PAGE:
Arg. Sorry. Still pissed off.

good for you. it's a pisser.

great post. i've been wrestling with these questions for a while now and this is an excellent elucidation! *bookmarking you* thanks :)

After all, every American ethnic minority has its writers: good and bad. The good writers are mostly ignored. Inevitably, some white writer will come along and do a bang-up job portraying that culture and will get--in one book, in one section of a book--more attention than the poc writer got over the course of three or five or ten books.

Actually, I don't think this is true. I see how it could be true, given the levels of racism in our society, but I don't think it is. When I think of the most famous (to the "mainstream, i.e. white, audience) authors of the "ethnic lit" I'm most familiar with--South Asian and African-American--they're all of those ethnicities, and I can't think of a single white writer. Seth, Lahiri, Roy, Angelou, Walker, Hurston, Divakaruni (whose writing I find mediocre, unlike the others, but is nonetheless famous), Wright...all are South Asian or African-American.

If anything, I think the opposite problem is in effect. POC writers get shoved into the ghetto of being "THE representative of this ethnic group," while white writers aren't encouraged to write "ethnic" because their writings are universal and so they can just write about Humanity.

Even if it were the case, though, I don't see any good reason to get mad at the writer in question (since almost ALL of us writers get published in part because of privilege and/or luck, whether it relates to race or class or connections or what) rather than at the publishing industry or the reading public. Especially since the writer in question is probably helping POC more on balance, because she's bringing a well-done portrayal of POC (hate that term myself, esp. abbreviated, but what can you do?) to the public and may also lead readers to other books that have a diverse cast of characters. I'm all for rage, but not misdirected rage.

actually, you're right about the ethnic writing ghetto. when it comes to writing about being poc, only poc writers do it. but when it comes to issues-oriented writing, or certain types of culture-oriented writing, what i outlined above does hold true.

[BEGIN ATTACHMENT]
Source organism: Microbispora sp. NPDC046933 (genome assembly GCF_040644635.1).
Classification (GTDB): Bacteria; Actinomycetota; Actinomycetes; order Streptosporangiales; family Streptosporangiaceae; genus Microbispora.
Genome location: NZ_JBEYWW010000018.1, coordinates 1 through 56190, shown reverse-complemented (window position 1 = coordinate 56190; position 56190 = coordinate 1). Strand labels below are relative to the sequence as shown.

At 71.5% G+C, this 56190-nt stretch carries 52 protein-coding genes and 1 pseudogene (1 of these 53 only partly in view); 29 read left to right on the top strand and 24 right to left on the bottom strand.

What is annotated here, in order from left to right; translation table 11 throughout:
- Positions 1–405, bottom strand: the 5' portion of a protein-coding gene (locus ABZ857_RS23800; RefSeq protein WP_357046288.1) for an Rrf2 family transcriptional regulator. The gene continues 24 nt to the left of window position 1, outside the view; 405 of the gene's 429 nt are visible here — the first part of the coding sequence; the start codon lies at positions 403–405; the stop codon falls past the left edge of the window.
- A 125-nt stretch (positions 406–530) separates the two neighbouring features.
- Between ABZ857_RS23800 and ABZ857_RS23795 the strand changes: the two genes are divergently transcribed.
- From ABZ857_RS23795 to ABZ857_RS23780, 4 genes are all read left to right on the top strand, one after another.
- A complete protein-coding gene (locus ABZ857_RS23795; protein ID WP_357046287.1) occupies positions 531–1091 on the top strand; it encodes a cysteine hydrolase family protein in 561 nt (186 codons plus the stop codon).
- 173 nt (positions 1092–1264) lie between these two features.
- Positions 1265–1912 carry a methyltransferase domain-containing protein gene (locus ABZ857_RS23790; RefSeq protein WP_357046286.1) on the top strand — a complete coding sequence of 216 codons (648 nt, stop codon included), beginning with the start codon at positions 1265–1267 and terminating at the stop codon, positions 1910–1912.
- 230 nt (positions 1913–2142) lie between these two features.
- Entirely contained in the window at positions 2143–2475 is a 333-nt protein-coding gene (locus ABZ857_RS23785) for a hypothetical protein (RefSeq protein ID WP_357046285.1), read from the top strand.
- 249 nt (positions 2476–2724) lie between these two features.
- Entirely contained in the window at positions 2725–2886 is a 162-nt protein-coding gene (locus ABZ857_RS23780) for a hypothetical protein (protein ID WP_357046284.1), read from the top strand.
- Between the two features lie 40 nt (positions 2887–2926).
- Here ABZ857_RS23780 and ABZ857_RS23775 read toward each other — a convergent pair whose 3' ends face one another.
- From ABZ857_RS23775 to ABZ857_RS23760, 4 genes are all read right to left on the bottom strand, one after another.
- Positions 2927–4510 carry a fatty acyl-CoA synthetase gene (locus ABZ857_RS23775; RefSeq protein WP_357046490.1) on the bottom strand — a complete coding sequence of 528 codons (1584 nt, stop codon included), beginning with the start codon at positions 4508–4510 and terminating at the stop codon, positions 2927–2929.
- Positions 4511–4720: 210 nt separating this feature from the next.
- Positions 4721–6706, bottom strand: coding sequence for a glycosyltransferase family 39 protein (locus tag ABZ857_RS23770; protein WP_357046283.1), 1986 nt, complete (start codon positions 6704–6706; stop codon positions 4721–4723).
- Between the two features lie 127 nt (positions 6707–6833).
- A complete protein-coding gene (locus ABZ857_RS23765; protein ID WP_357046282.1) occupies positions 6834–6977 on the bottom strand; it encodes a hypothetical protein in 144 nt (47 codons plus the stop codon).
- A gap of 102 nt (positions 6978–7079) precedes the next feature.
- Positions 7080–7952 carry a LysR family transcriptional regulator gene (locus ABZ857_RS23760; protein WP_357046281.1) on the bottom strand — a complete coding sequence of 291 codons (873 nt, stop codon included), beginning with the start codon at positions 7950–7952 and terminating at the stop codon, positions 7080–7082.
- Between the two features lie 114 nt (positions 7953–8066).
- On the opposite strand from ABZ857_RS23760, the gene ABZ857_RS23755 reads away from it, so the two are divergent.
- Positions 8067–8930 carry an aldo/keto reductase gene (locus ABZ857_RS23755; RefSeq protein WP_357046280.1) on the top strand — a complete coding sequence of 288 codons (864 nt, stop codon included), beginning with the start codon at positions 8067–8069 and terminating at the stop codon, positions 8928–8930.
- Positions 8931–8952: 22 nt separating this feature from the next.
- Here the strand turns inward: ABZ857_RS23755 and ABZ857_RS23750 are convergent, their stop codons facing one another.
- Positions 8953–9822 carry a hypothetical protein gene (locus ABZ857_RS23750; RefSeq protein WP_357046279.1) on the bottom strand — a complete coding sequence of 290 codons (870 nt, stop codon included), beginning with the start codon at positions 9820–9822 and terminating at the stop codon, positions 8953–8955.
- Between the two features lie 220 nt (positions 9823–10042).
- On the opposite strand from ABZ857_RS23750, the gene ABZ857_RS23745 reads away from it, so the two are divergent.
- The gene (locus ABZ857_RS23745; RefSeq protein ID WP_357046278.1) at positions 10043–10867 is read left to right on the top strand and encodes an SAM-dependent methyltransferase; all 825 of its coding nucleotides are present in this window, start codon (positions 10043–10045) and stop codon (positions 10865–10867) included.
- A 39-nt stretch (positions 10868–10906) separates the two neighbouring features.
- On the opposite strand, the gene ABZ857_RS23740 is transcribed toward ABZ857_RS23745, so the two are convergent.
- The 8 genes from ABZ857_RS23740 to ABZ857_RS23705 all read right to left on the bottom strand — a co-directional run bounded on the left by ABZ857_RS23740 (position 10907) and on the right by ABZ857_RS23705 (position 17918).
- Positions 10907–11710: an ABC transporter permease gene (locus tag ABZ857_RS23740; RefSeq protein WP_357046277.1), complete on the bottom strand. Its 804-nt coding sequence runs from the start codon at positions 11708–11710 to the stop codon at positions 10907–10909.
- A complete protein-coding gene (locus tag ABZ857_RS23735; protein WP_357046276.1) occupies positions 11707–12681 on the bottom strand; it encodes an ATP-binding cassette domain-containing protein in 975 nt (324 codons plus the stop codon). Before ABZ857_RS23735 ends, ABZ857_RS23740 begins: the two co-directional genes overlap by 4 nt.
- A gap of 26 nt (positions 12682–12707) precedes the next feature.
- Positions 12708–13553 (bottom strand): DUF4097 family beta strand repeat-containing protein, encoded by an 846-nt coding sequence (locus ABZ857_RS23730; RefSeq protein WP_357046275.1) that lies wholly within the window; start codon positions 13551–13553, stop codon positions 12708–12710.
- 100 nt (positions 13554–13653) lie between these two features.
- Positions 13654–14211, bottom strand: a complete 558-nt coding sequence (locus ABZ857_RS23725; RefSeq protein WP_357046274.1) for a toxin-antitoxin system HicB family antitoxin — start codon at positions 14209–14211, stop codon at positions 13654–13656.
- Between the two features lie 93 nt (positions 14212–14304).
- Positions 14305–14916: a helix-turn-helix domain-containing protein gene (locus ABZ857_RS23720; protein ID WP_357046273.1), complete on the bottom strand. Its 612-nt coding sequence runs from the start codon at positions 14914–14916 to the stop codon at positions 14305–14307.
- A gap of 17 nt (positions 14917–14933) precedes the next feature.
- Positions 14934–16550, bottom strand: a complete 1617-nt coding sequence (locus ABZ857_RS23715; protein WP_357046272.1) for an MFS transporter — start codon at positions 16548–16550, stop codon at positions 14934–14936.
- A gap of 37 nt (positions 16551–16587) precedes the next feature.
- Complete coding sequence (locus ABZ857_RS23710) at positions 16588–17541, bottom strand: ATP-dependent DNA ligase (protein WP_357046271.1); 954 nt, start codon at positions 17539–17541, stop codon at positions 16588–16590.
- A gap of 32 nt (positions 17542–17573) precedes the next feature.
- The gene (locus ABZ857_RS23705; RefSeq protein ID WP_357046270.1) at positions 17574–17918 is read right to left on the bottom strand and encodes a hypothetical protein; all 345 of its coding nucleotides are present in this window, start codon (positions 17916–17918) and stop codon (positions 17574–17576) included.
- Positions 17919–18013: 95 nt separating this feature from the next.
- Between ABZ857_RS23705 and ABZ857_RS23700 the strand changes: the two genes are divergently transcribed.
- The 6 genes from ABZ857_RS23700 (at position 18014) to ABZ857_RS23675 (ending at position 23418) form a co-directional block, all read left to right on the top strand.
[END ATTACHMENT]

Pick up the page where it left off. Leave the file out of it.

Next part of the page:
i'm thinking of "snow falling on cedars" for example, where japanese american writers, some good, some not so much, have been churning out books on internment for decades, but some white guy writes a (good) book about it and gets a movie deal with ethan hawke starring.

there are a lot of similar examples which are escaping me right now, because my brain is mush, but you're right about that distinction.

plus, it happens a lot more to asian american than african american writers.

you're right that people shouldn't get mad AT the writer in question. but if you read carefully, you'll notice that i didn't say people SHOULD get mad at the writer in question, but rather that they WILL get mad at the writer in question, and SHOULD get mad about the situation.

i'll grant that i didn't make that distinction clear, but to be honest, i don't really care that much. white writers who write the other need to be prepared for this stuff and they need to know not to complain. if you're getting a lot of attention or even just a book deal because you've done a good job of writing the other, take it and let people work out their issues. seriously.

Hey there,

I wanted to drop you a note to let you know that I quoted this on my tumblr (with a link and citing you as the source), and it seems to have gone a bit viral. Over 350 responses in 2 days. Here is the link:

http://tgstonebutch.tumblr.com/post/35522733155/in-response-to-the-complaint-of-white-writers

Thanks for putting this out there and giving me the heads up, Corey!

I keep hitting on advice that is either seemingly or completely contradictory on this subject. Good to know that actually it really -is- a Catch 22... unless I quit writing and permanently lose the ability to try. There's always that option.

Actually that was one of the bits of advice I've read too. :\

I think Scalzi deleted that post because the link just takes me to his home page.